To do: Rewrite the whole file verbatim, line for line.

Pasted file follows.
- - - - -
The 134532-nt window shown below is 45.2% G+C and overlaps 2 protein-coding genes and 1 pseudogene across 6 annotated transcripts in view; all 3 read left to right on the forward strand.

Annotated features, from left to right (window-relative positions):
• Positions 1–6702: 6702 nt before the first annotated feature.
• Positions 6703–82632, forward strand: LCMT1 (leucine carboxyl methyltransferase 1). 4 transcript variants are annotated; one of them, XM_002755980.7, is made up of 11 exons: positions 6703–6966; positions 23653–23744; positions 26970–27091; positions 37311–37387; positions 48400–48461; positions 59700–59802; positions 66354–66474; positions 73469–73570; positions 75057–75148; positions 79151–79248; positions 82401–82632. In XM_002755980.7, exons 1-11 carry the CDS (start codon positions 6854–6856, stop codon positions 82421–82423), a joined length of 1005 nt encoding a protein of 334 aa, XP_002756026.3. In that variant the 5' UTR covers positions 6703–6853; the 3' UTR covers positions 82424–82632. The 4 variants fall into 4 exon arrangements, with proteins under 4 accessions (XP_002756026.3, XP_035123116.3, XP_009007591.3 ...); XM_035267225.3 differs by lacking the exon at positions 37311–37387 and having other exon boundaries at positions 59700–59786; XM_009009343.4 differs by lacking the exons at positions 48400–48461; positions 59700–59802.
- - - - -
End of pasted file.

The 134532-nt window shown below is 45.2% G+C and overlaps 2 protein-coding genes and 1 pseudogene across 6 annotated transcripts in view; all 3 read left to right on the forward strand.

Annotated features, from left to right (window-relative positions):
• Positions 1–6702: 6702 nt before the first annotated feature.
• Positions 6703–82632, forward strand: LCMT1 (leucine carboxyl methyltransferase 1). 4 transcript variants are annotated; one of them, XM_002755980.7, is made up of 11 exons: positions 6703–6966; positions 23653–23744; positions 26970–27091; positions 37311–37387; positions 48400–48461; positions 59700–59802; positions 66354–66474; positions 73469–73570; positions 75057–75148; positions 79151–79248; positions 82401–82632. In XM_002755980.7, exons 1-11 carry the CDS (start codon positions 6854–6856, stop codon positions 82421–82423), a joined length of 1005 nt encoding a protein of 334 aa, XP_002756026.3. In that variant the 5' UTR covers positions 6703–6853; the 3' UTR covers positions 82424–82632. The 4 variants fall into 4 exon arrangements, with proteins under 4 accessions (XP_002756026.3, XP_035123116.3, XP_009007591.3 ...); XM_035267225.3 differs by lacking the exon at positions 37311–37387 and having other exon boundaries at positions 59700–59786; XM_009009343.4 differs by lacking the exons at positions 48400–48461; positions 59700–59802.